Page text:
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How Online Job Ads are Endangering HR

Introduction

If you’ve been involved at any level of the hiring and onboarding process, you know just how time consuming and expensive it can become to find qualified and motivated candidates who fit in with the rest of the team. Depending on the roles you’re filling, degrees or experience expected, and average turnover within the organization, this can be a costly process that doesn’t need to become further muddled by malicious digital threats.

Alas, that’s exactly what seems to be happening to some unfortunate hiring managers in America lately.

How Are Threats Getting In?

If you’ve undergone any amount of phishing training with your organization, it likely hammered home just how unwise it is to click on unknown links or anything from a sender you don’t recognize if you weren’t expecting correspondence.

The problem lies in that latter piece: When you’re a hiring manager, you expect people to send in resumes or attach links to their websites via email. Meanwhile, email attachments act as the entry point in two-thirds of malware attacks. Therein lies the problem currently faced by HR departments that are looking for new hires all the time.

This is a reverse of some similar attacks we’ve seen before: Anyone on the job market since the Internet age can testify receiving some messages from so-called job agencies and recruiters claiming they want to hire you for huge starting rates. Frankly, unsolicited job offers from industries outside of your expertise is an easy ruse to see through when you know how long it can take to stop the job hunt on purpose! This is perhaps why threat actors have decided to turn that ruse on its head and answer Help Wanted ads with malware instead of a CV, thereby taking the same concept and turning it back on businesses.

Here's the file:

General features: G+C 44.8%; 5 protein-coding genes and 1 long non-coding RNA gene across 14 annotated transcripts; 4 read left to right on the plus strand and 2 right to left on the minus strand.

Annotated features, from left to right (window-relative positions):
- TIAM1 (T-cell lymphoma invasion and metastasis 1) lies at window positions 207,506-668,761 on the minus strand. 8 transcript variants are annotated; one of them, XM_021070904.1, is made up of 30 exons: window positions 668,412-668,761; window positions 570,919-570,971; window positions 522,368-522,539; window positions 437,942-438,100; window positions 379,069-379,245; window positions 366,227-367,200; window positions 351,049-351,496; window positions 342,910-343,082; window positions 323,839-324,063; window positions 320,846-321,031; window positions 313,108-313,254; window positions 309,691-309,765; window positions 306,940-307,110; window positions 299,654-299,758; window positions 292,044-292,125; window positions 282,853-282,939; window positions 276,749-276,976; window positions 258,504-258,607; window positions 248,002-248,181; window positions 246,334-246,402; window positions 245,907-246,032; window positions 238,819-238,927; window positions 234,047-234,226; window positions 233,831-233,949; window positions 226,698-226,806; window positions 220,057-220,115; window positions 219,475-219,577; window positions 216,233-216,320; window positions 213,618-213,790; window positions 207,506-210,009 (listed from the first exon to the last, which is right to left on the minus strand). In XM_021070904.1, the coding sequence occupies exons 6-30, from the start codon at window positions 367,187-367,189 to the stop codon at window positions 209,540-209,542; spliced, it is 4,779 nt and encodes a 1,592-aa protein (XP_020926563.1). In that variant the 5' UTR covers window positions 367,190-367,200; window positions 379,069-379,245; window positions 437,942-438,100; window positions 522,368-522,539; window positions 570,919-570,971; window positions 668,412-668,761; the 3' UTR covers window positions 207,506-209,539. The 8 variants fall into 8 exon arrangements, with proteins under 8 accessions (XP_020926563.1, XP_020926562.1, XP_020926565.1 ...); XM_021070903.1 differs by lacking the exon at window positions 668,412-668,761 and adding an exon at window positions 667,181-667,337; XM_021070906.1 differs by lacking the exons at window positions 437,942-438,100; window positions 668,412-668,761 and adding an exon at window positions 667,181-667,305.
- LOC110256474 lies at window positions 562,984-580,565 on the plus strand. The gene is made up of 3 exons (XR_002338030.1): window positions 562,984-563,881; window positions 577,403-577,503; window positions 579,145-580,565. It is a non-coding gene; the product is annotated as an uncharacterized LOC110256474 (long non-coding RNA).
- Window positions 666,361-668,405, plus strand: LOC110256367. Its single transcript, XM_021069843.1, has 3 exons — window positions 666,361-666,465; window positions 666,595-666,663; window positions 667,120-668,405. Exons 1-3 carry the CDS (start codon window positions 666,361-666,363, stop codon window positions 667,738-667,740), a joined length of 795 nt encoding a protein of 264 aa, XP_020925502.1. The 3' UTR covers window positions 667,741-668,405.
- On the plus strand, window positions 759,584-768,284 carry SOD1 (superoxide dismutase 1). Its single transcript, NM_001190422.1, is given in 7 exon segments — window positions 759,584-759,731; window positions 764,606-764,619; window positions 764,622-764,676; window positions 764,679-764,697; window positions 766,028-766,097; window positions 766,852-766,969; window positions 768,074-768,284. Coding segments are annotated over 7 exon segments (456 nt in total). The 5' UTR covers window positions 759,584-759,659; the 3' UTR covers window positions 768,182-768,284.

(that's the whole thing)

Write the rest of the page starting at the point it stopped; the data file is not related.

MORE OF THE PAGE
Who’s Behind The Threats?

One threat actor known as Golden Chickens has been identified. Their malware-as-a-service installs a secret zipfile called more_eggs that creates an entry point for hackers to both avoid antivirus detection and target more victims from within the system. The JavaScript backdoor that gets created accepts commands from the threat actor, thereby allowing them to wreak havoc on your system now that they’re inside.

Since it’s malware-as-a-service, that unfortunately means that Golden Chickens is not the only group with access to the threat package. Any criminal lurking on the Dark Web can purchase the code to deploy against their own victims.

We’ve seen this happen before. In 2019, the same more_eggs malware attacked e-commerce sites and online payment systems. Using this malware to steal private financial information seems to be common, as a cybercriminal team called Cobalt Group are also weaponizing more_eggs to target financial institutions.

Conclusion

There is a lot of malware floating around the Dark Web and up for sale as packaged code. To protect your financial and personal data, consider locking your accounts with multi-factor authentication and using a password manager to generate new, secure passkeys and storing them in an encrypted database so you don’t have to keep track in a more risky manner.

Protecting your data is no easy task. Strong antivirus software, pop-up and threat blockers, and firewalls help protect your system from an attempted breaches. Learning about the active cyber-threats to your business will help you to recognize and report threats before they seriously injure your or the company’s finances and private data.

References

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